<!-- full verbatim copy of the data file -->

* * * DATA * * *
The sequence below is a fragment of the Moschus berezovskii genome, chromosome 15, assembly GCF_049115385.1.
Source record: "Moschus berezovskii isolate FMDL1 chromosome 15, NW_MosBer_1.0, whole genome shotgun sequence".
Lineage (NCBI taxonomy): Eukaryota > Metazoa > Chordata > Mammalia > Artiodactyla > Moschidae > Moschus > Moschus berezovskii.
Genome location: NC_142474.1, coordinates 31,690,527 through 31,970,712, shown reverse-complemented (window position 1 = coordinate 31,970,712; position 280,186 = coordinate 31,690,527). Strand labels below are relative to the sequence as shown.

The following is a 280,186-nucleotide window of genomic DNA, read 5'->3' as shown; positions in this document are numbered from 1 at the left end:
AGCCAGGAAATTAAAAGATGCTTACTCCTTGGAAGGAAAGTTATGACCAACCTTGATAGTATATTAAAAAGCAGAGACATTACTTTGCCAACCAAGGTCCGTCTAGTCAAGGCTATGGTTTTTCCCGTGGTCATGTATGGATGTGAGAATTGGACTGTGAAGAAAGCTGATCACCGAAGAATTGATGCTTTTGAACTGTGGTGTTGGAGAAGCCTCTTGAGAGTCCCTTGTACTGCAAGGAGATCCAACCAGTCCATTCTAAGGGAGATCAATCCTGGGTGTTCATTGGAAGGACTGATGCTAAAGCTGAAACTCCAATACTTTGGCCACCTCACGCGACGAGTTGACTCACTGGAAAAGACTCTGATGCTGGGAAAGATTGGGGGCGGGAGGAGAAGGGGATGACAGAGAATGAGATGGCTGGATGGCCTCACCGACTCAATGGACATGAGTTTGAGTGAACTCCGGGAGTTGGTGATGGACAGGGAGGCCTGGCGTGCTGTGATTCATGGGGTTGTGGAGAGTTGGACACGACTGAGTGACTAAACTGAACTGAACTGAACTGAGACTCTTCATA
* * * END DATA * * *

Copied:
The sequence below is a fragment of the Moschus berezovskii genome, chromosome 15, assembly GCF_049115385.1.
Source record: "Moschus berezovskii isolate FMDL1 chromosome 15, NW_MosBer_1.0, whole genome shotgun sequence".
Lineage (NCBI taxonomy): Eukaryota > Metazoa > Chordata > Mammalia > Artiodactyla > Moschidae > Moschus > Moschus berezovskii.
Genome location: NC_142474.1, coordinates 31,690,527 through 31,970,712, shown reverse-complemented (window position 1 = coordinate 31,970,712; position 280,186 = coordinate 31,690,527). Strand labels below are relative to the sequence as shown.

The following is a 280,186-nucleotide window of genomic DNA, read 5'->3' as shown; positions in this document are numbered from 1 at the left end:
AGCCAGGAAATTAAAAGATGCTTACTCCTTGGAAGGAAAGTTATGACCAACCTTGATAGTATATTAAAAAGCAGAGACATTACTTTGCCAACCAAGGTCCGTCTAGTCAAGGCTATGGTTTTTCCCGTGGTCATGTATGGATGTGAGAATTGGACTGTGAAGAAAGCTGATCACCGAAGAATTGATGCTTTTGAACTGTGGTGTTGGAGAAGCCTCTTGAGAGTCCCTTGTACTGCAAGGAGATCCAACCAGTCCATTCTAAGGGAGATCAATCCTGGGTGTTCATTGGAAGGACTGATGCTAAAGCTGAAACTCCAATACTTTGGCCACCTCACGCGACGAGTTGACTCACTGGAAAAGACTCTGATGCTGGGAAAGATTGGGGGCGGGAGGAGAAGGGGATGACAGAGAATGAGATGGCTGGATGGCCTCACCGACTCAATGGACATGAGTTTGAGTGAACTCCGGGAGTTGGTGATGGACAGGGAGGCCTGGCGTGCTGTGATTCATGGGGTTGTGGAGAGTTGGACACGACTGAGTGACTAAACTGAACTGAACTGAACTGAGACTCTTCATA